Given some of the heavily-branded environments that Leach has the honour of working within – including high-profile retail stores, striking commercial interiors and prestigious heritage sites – our role in the construction sector often gets overlooked.
But more than ever before we’re talking about visually-impactful displays for property redevelopments, new-build housing estates, city centre complexes and even redundant demolition sites.
Because gone are the days of plain rusty hoarding or bare scaffolding. Time and again, the construction supply chain is coming to us interested in maximising the branding opportunity for their sites, to capture the attention of both visitors and passers-by.
Here, client services director Suzie Pitcher shares 7 of the simplest yet cleverest uses of large-format graphics in the world of construction…
1. Building wraps are one of my favourite uses of graphics of unbelievable proportions, because they achieve an unparalleled wow factor that – due to their size – can often be seen from hundreds of yards away. They also usually help to disguise a structure whilst it is undergoing a transformation, which means a potential eyesore is covered for the duration of the project, at the same time as creating a talking point for all the right reasons. But sometimes they can have such a dramatic effect that they are chosen as permanent building installations.
2. Hoarding wraps have a similar purpose but are typically seen at ground level by passing traffic/pedestrians. Whilst such graphics can sometimes be completely unrelated to the project that is unfolding behind closed doors, they ordinarily help to tell the story and create a sense of intrigue as to what is due to unfold. They often house useful information too, such as the site parties’ contact details, wayfinding instructions should site access or navigation help be required, and even safety messaging to help deter trespassers from entering.
3. Fence banners deliver much of the same benefits, but are admittedly more commonly used by contractors keen to demonstrate that they’re working on the site. Once again, bold logos, contact details and any legally-required safety information is usually found on such graphics, and the banner itself tends to be lighter-weight. One of the more traditionally recognised ways to brand a construction site, fence banners are nevertheless still an important communication tool.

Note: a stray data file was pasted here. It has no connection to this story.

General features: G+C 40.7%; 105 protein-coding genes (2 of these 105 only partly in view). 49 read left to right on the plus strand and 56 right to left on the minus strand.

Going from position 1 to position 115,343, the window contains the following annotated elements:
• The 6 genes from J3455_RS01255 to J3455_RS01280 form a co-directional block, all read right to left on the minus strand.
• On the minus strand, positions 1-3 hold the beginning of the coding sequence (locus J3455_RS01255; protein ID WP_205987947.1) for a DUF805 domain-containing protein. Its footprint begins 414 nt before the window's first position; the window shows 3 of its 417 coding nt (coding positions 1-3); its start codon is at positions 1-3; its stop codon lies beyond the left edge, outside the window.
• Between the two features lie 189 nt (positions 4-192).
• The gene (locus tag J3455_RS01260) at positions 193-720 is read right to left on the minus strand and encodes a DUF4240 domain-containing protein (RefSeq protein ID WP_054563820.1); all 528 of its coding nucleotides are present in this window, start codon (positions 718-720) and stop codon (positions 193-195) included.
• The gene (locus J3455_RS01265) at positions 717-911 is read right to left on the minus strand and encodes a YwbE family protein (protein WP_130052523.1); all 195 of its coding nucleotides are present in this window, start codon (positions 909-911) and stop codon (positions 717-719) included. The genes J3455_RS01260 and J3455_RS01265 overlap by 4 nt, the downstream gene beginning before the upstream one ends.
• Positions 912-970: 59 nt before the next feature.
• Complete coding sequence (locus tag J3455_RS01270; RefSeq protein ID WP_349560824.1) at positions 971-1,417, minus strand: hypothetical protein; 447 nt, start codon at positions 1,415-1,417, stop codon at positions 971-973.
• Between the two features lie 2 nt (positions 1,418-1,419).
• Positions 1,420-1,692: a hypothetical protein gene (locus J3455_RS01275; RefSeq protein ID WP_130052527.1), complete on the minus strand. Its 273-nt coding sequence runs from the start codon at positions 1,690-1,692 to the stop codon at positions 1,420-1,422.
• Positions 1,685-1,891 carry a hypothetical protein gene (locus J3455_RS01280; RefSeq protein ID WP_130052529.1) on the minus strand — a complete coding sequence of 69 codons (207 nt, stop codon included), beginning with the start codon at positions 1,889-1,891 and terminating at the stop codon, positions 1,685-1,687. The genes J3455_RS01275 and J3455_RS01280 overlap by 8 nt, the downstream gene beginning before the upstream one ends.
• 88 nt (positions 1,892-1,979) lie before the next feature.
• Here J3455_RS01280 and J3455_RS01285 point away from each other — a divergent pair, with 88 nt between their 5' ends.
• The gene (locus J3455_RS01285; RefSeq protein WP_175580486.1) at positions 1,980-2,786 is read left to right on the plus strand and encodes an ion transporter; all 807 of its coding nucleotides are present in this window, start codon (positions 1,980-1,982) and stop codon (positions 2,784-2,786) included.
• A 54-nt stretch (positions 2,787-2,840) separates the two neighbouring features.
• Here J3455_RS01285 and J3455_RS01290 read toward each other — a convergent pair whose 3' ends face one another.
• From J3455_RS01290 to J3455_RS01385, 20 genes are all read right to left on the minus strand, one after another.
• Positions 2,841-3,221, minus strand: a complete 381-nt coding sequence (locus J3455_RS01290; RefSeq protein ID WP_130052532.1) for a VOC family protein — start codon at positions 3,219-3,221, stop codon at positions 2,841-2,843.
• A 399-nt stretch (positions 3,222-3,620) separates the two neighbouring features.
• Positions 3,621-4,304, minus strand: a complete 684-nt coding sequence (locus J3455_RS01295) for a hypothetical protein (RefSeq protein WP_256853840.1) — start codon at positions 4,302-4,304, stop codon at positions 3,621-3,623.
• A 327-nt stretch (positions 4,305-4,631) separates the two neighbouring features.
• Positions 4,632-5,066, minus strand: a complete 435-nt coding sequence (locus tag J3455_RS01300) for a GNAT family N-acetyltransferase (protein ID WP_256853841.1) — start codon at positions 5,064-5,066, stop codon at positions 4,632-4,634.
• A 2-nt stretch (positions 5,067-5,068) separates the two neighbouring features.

4. Mesh banners – like the fence banners above – are lightweight, easy-to-affix large format graphics commonly used on construction site and temporary event perimeters. Again, they deliver branding, information and wayfinding benefits.
5. Scaffold wraps – much like building graphics – cover a vast area and can therefore be seen with ease, from afar. There is subsequently a real opportunity to achieve a bold impact while work takes place behind the scenes.
6. Totems & wayfinding are actually more common on soon-to-be-completed developments, or at least sites set to welcome a number of visitors as projects near their end dates. Popular on finished complexes too, these external illuminated or non-illuminated signs offer a clear message that confirms someone has arrived at the right place. The displays themselves may just feature site-specific branding and nothing else, or they could also include site information such as speed restrictions, arrival instructions, resident details or more informal greetings.
7. Marketing suites are one of the final areas of a construction site that could – if not should – be cleverly branded. Away from the works that may be ongoing elsewhere, these buildings – however large or small – should offer a place of calm that allows investors, prospective buyers and project partners – to discuss ‘what’s next’. As such conversations often involve individuals parting with money or otherwise investing in the future of the site, first impressions really count. Both external and internal graphics should therefore be carefully considered so that they convey the brand in the best possible light.
Of course, in truth, the list goes on and on, as often the only limit to what’s possible, is a client’s imagination. But armed with some of the above ideas, organisations in the construction sector are hopefully better placed to think how much harder their on-site signage could work for them.
Inspired by the above, it is then important to think about how these displays should look of course, and this is where sector-specific knowledge helps to ensure product durability, seamless graphics with no joins or breaks, environmental performance, and hassle-free installation. So if you’re reading this and have any such questions, please don’t hesitate to contact us!
DID YOU KNOW…that Leach has worked hard to ensure all products throughout our range – not just for construction clients – have strong eco credentials? Catch up on our recent blog to learn more or visit our new Eco Materials product page…